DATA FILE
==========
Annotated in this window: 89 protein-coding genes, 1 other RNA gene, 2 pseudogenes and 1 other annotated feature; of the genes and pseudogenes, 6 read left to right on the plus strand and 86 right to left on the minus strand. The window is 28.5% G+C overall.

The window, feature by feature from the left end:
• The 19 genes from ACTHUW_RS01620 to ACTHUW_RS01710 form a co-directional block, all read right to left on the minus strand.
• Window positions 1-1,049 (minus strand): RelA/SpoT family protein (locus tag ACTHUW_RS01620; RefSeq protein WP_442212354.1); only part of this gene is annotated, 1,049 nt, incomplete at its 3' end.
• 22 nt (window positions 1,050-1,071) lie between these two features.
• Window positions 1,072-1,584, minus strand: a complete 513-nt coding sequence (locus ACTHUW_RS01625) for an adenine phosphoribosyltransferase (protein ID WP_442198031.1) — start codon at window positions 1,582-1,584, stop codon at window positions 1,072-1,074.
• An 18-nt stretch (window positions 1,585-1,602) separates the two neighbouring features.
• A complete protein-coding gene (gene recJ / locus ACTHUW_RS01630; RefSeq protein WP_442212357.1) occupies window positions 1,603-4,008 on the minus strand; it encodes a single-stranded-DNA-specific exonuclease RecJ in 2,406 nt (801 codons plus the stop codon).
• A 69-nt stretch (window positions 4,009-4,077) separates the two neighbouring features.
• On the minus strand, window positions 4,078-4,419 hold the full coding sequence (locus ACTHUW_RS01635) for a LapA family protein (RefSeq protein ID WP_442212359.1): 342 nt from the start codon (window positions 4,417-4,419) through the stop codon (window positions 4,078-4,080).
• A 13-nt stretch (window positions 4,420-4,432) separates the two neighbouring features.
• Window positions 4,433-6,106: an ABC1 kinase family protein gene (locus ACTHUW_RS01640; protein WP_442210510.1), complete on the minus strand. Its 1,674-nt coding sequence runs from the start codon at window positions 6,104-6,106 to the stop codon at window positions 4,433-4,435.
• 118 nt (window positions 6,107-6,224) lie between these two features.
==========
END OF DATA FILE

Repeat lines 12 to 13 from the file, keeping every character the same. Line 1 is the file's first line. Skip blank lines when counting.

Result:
• Window positions 4,433-6,106: an ABC1 kinase family protein gene (locus ACTHUW_RS01640; protein WP_442210510.1), complete on the minus strand. Its 1,674-nt coding sequence runs from the start codon at window positions 6,104-6,106 to the stop codon at window positions 4,433-4,435.
• 118 nt (window positions 6,107-6,224) lie between these two features.